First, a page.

Posted: Friday, December 30, 2011
Article comment by: Reality always trumps ideology

Kathy: I worked in the solar industry for many years and consider myself a strong supporter. However, the idea wind and solar will eventually meet all the country's energy needs is not realistic. I'm sure you mean well, I would suggest enough research to really understand the challenge. The hard core environmentalist's position that we should not pursue coal, gas, oil, hydro-electric or nuclear all for various reasons I won't repeat here, is simply foolish. They should be ignored as crackpots, because that's what they are.

Posted: Friday, December 30, 2011
Article comment by: Kathy Svendsen

Jasmine, solar and wind power are being promoted, even in Yavapai County, and will one day make energy clean and inexpensive, if we're smart. Oil wells dry up every day, and when they all become inefficient, the results will be catastrophic for those who didn't see it coming. Coal has claimed many lives to disease and accidents. No one is advocating abandoning oil and coal until something else is in place. After all, practically all our engines are designed to accept only those products. Solyndra was a fluke which many of you are riding like a bronco to discourage investments in green energy.

Posted: Friday, December 30, 2011
Article comment by: You can't make this stuff up

MMT Mentor: So your postioin is
a.) only you and Tom have the real inetelligence to understand all this financial stuff, and,
b.) there is never a problem with a country spending money it does not have because, hey, we can just print more. For you, money does, in fact, grow on trees.

Yeah, you're really smart. I don't agree with Tom but I will say this, he doesn't come off as an idiot.

Posted: Friday, December 30, 2011
Article comment by: Pragma Tist

Solution for the near and long term:
Legalize marijuana. Regulate and tax the hell out of it.
The wealthy and the poor would stay the way they are (respectively).
All of the unemployed who want a job would get one.
The national debt would be eliminated in less than five years.
The number of people using marijuana recreationally would not change. The government would simply be cashing in on an industry that has existed for decades.
"If ya can't beat 'em, join 'em." (If you want to live)

Posted: Friday, December 30, 2011
Article comment by: @ MMT or Inflation

You're right. Simple money printing will not create jobs or get the economy moving. And if the massive liqudity already out there is not pulled back quickly after things get going, inflation becomes a big risk. The solution lies in fiscal and tax policy. We need long-term rational reform there. MMT recognizes these things. However, stimulus in the form of infrastructure projects does make sense in the current situation. Others also argue the government just needs to "get out of the way" so job creators can bring the economy back. Well, demand is the key and that takes jobs. Wouldn't it make sense to spend money on roads, highways, bridges and tunnels and put people to work? The private sector will not build these projects unless there is a profit motive. So what kind of country do you envision? I am not a fan of concessioned toll roads, bridges, etc.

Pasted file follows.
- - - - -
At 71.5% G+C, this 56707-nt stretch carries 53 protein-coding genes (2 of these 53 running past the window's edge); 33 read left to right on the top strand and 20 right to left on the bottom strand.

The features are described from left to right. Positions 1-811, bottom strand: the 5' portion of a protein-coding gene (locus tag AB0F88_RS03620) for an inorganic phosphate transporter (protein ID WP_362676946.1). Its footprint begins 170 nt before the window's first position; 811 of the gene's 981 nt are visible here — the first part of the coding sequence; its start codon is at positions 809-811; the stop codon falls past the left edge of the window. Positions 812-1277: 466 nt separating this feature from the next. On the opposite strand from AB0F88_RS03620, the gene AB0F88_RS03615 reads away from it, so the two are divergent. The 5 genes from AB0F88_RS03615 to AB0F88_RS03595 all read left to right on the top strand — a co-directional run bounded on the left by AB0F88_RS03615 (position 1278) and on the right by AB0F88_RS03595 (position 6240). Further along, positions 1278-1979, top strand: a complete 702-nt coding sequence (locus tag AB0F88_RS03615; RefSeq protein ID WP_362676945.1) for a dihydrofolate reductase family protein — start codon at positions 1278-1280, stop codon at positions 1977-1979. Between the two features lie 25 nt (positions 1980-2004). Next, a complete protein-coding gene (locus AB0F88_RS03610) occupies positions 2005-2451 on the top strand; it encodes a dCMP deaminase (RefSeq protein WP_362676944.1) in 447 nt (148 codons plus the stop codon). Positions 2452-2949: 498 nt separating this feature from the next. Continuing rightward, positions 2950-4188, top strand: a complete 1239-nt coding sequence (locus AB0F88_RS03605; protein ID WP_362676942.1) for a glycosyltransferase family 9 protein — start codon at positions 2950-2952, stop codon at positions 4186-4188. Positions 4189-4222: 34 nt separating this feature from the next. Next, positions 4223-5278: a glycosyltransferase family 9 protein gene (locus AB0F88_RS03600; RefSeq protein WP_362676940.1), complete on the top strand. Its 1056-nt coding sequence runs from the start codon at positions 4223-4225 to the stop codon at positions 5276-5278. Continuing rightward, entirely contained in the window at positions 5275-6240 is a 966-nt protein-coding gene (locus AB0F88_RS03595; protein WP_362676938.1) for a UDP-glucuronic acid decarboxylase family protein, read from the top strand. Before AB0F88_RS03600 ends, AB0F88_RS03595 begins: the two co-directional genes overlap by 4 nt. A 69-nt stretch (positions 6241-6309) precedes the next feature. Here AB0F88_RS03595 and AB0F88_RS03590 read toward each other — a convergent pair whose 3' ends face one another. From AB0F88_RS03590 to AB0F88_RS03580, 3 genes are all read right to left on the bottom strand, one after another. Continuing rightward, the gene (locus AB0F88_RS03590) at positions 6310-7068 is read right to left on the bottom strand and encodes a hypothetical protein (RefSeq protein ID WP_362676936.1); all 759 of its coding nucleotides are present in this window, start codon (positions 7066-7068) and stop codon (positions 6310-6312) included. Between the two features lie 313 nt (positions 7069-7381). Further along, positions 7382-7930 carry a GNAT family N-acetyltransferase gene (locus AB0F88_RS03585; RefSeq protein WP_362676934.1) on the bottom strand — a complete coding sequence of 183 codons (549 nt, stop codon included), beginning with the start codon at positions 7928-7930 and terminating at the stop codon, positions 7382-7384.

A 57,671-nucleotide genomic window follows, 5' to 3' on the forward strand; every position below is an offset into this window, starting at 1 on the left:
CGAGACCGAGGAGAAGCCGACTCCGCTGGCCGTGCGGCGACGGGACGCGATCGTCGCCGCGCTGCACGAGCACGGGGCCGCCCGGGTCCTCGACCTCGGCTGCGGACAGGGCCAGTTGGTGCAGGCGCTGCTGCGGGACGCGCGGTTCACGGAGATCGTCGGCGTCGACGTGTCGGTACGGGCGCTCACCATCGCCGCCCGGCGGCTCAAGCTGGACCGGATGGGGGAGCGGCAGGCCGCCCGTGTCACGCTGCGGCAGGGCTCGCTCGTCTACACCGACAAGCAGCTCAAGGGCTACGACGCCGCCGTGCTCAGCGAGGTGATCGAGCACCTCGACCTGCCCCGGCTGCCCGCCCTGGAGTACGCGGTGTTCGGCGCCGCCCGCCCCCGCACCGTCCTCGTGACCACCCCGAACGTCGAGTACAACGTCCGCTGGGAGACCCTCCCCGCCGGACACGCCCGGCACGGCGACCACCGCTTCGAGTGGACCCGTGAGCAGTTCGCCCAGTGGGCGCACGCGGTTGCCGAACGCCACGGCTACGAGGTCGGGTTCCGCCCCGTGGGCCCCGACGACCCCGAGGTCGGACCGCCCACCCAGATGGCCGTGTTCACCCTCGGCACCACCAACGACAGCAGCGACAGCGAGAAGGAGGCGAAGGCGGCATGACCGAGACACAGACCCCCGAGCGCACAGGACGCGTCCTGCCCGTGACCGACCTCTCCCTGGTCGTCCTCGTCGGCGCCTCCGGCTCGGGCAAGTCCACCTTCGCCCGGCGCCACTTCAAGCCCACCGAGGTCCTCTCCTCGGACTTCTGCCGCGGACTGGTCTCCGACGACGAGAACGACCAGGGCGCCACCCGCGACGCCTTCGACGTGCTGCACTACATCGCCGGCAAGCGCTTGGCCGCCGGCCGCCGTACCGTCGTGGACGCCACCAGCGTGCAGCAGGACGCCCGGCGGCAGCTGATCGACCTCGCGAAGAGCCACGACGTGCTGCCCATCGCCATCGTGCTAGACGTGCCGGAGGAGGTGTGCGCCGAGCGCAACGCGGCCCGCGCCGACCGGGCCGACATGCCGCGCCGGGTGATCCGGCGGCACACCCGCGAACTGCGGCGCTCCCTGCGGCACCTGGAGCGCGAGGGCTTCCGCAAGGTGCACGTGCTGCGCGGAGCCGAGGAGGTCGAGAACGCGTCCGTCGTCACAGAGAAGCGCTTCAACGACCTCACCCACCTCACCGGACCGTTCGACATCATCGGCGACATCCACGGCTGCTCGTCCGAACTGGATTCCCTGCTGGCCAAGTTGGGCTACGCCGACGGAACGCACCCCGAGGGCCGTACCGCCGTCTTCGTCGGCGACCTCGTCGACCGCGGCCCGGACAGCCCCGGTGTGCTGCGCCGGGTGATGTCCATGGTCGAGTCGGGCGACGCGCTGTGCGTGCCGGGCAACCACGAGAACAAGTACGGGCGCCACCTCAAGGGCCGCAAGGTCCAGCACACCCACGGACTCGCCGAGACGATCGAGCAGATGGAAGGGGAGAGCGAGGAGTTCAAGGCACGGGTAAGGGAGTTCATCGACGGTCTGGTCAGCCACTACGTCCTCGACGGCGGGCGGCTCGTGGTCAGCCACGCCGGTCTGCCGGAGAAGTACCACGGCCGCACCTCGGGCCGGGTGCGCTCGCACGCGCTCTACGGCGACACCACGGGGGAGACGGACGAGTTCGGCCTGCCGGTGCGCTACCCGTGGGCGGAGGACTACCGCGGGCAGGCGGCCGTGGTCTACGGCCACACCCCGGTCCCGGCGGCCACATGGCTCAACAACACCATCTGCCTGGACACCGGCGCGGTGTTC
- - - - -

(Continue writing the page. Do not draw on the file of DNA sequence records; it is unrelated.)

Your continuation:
Posted: Friday, December 30, 2011
Article comment by: Jasmine Tea

The facts are that government has done more to harm the overall economy than private industry. This began with the creation of the Federal Reserve, and was furthered by the elimination of the Gold Standard.

Moving on to the nineties it was the Clinton administration who started the ball rolling downhill with the Fair Housing scheme. While I do not agree with a lot of what GW Bush did… he tried three times to get Congress to reign in Fannie & Freddie only to have YOUR GOVERNMENT REGULATOR “ Barney Frank “adamantly stated “that there was no need for concern, Fannie & Freddie were doing just fine.

The politicians knew all of this was coming, however they chose to conceal it in order to protect themselves and then throw gasoline on the ensuing fire that erupted to further their political agenda and enrich themselves i.e. Rahm Emmanuel: “Never let a good crisis go to waste”

Did you ever notice how many career politicians go to Washington on a $ 175,000.00 per year salary and retire as millionaires? So, if you still believe that government regulation / crony capitalism/ artificial economic stimulus is the answer … I believe you choose also to cling to a failed ideology.